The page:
FIG. 4 illustrates transistor 110 after annealment. The lateral growth has continued through active areas 112 a, 112 b, and 112 c. That is, the front of unreacted transition metal 116, in the form of a transition metal semiconductor compound 117 has moved through silicon film 112. Behind the lateral growth front of transition metal 116 front, is a polycrystalline silicon 118. Actually, the entire sheet of silicon 112 of FIG. 3 behind the growth front has been converted into polycrystalline silicon 118, including active areas 112 a, 112 b, and 112 c. The dotted lines running across polycrystalline film 118 represent borders between areas of identical lattice alignment. After annealment, transition metal compounds in areas 116 and 117 are etched away. Transistor active areas 112 a, 112 b, and 112 care free of silicide 117. However, a long annealing time was required because of the long lateral crystallization length or growth front, represented by arrow 120. Further, suicide regions 116 and 117 cannot be used in device fabrication, imposing restrictions upon device layout.
FIGS. 5-9, and 12 illustrate steps in the formation of a completed thin-film transistor (TFT) having low leakage current and high electron mobility in accordance with the present invention. FIG. 5 is a plan view of transistor 210 being formed from an amorphous first film 212. Areas 212 a, 212 b, and 212 cmarked with dotted lines represent the locations, respectively of the source, drain, and channel, which are formed later in the fabrication process. A selected area 215 of amorphous first film 212 forms a transition metal nucleus with the deposition of a transition metal 216. Transition metal 216 is deposited by any means known in the art, including ion implantation.
FIG. 6 depicts transistor 210 of FIG. 5 after annealing of first film 212. During annealing, transition metal semiconductor compounds 217 grow laterally along an expansion front which is centered on selected area 215. Crystallized first film material 218 is formed in a growth area, which is at least ten times larger than transition metal nucleus selected area 215, between transition metal nucleus 215 and expansion front 219. In some aspects of the invention, growth area 218 is at least 100 times larger than selected area 215. The lateral growth expanding front and the direction of growth are represented by arrows 220. Lateral growth front 219 extends a distance of approximately 30 μm from any edge, such as edge 221, of selected area 215. An area with a diameter of 60μ is a practical size in which to form a typical transistor. Transition metal semiconductor compounds 217 are formed on the front, surrounded by an outer area of amorphous first film 212. Amorphous first film 212 outside front 219 sometimes undergoes bulk nucleation in response to the annealing temperatures. Alternately, selected area 215 is a narrow strip as shown in FIG. 3. Then, the lateral growth front is one dimensional as shown by reference designator 117. Alternately, the lateral growth is two dimensional as shown by reference designators 117 and 220. Regardless of whether the growth is one or two dimensional, the crystallized area is at least ten times the transitional metal selected area.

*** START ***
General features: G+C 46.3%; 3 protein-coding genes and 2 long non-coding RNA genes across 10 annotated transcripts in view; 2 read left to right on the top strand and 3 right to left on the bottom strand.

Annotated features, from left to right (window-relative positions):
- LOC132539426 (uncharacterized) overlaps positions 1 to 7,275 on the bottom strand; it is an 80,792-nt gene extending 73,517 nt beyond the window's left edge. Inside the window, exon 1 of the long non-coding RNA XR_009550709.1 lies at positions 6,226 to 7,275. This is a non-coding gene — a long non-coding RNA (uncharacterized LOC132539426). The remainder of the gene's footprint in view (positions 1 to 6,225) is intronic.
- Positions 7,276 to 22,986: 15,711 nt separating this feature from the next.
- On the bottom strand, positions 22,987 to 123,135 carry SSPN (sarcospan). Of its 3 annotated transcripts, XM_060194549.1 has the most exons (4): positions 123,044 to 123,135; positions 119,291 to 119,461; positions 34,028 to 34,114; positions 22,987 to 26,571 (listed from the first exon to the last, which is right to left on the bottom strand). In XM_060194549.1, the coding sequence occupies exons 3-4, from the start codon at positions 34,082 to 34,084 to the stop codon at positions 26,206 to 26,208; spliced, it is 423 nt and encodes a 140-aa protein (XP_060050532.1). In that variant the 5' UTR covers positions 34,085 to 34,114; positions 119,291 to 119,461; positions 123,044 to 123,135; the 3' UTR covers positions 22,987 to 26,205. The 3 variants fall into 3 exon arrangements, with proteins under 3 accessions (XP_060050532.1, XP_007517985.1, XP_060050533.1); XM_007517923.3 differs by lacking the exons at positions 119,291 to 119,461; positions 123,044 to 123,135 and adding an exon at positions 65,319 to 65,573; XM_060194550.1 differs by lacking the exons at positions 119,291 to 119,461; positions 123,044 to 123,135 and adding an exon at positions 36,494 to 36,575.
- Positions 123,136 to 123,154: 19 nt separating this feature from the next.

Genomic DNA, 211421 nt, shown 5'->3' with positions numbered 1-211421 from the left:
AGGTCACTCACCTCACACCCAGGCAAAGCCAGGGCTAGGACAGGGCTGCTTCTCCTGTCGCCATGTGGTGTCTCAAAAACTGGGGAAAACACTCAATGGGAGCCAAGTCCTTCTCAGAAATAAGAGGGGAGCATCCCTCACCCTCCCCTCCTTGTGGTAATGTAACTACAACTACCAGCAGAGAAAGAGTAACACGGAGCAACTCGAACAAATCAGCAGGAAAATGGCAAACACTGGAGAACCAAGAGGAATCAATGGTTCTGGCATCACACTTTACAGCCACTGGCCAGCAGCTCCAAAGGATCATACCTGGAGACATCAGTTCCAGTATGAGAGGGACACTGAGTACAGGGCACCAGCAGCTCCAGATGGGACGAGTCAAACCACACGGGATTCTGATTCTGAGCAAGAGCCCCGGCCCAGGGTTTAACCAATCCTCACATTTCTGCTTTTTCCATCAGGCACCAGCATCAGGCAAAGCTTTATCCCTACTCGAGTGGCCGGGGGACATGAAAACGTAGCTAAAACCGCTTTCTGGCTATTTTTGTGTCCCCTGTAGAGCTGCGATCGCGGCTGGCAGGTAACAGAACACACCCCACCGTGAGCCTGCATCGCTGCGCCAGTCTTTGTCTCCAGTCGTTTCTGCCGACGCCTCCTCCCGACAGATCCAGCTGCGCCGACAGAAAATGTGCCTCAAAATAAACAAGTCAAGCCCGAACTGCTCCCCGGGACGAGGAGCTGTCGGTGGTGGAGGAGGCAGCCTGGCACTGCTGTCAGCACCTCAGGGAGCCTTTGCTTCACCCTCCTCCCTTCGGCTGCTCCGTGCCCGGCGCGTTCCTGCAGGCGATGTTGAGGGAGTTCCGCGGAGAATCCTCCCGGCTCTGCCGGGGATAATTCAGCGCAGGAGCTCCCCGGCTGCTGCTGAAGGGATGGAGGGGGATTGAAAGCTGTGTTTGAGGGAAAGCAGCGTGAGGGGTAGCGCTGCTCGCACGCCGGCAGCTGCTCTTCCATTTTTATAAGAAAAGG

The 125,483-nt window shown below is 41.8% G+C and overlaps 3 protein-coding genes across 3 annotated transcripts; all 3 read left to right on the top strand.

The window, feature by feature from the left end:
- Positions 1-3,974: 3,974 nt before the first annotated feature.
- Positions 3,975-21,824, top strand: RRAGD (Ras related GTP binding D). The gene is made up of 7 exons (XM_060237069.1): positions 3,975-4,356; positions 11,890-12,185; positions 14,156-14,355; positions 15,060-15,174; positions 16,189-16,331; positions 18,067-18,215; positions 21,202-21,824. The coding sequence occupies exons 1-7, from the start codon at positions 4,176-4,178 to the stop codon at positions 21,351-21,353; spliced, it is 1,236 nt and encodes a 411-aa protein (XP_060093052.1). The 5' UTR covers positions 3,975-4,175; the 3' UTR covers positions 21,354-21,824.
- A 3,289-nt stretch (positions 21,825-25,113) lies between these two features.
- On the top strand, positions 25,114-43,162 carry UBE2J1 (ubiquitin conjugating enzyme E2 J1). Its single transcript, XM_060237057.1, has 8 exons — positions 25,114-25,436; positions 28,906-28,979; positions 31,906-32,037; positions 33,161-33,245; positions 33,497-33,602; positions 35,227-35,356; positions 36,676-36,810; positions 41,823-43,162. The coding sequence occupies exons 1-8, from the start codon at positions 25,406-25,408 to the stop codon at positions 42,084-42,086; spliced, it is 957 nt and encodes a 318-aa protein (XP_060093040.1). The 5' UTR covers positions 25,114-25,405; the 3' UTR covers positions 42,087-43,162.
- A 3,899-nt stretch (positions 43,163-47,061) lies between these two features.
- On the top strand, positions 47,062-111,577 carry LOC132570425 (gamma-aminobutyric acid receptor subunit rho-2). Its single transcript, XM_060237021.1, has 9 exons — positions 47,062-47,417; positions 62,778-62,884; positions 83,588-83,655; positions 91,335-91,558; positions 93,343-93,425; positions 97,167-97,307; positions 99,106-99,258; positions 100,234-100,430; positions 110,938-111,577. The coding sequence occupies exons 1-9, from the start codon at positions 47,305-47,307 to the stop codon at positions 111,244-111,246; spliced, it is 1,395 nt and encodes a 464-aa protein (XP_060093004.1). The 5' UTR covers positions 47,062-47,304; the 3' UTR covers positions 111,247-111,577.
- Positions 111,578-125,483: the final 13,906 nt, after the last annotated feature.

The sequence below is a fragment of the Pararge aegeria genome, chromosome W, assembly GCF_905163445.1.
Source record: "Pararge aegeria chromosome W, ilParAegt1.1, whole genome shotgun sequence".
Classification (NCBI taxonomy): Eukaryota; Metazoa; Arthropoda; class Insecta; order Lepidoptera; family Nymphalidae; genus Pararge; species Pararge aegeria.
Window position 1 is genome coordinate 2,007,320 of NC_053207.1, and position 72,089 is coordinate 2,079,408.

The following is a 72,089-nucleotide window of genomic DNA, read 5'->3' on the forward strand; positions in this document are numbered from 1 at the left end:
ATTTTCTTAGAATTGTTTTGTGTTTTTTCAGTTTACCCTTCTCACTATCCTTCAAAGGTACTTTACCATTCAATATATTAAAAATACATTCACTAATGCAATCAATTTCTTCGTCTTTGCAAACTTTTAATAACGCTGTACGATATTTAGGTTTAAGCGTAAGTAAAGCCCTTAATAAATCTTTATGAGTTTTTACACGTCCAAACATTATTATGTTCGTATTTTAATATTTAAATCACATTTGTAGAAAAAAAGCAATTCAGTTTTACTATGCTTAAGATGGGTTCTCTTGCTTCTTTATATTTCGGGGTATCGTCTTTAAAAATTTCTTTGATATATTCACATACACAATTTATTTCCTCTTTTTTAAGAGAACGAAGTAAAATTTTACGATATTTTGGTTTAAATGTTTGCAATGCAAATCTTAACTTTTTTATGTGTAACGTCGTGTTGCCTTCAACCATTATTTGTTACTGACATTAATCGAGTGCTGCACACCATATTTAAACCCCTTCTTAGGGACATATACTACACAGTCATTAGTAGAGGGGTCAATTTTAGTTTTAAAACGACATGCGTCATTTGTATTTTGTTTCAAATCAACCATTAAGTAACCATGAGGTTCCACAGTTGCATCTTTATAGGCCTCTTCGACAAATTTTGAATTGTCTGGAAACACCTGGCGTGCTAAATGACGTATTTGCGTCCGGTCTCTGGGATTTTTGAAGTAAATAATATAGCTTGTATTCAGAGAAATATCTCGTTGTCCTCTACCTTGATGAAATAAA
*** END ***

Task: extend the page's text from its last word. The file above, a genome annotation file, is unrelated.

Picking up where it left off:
FIG. 7 depicts transistor 210 of FIG. 6 after etching. A pattern is etched in annealed first film, or crystallized film 218 to remove transition metal semiconductor compounds 217 on lateral growth front 219. Transistor 210 is further etched to form source/drain 212 a/212 band channel regions 212 cof large grain crystallized first film material 218. Alternately, the etching is performed so that source/drain 212 a/212 band channel 212 chave the same shape and pattern as source/drain 12 a/12 bof FIG. 1, with selected area 215 slightly offset from channel region 12 c. With the shape of FIG. 1, the annealing process is conducted for either a slightly longer time duration, or at a higher temperature to accommodate a larger lateral growth of transition metal semiconductor compounds 217.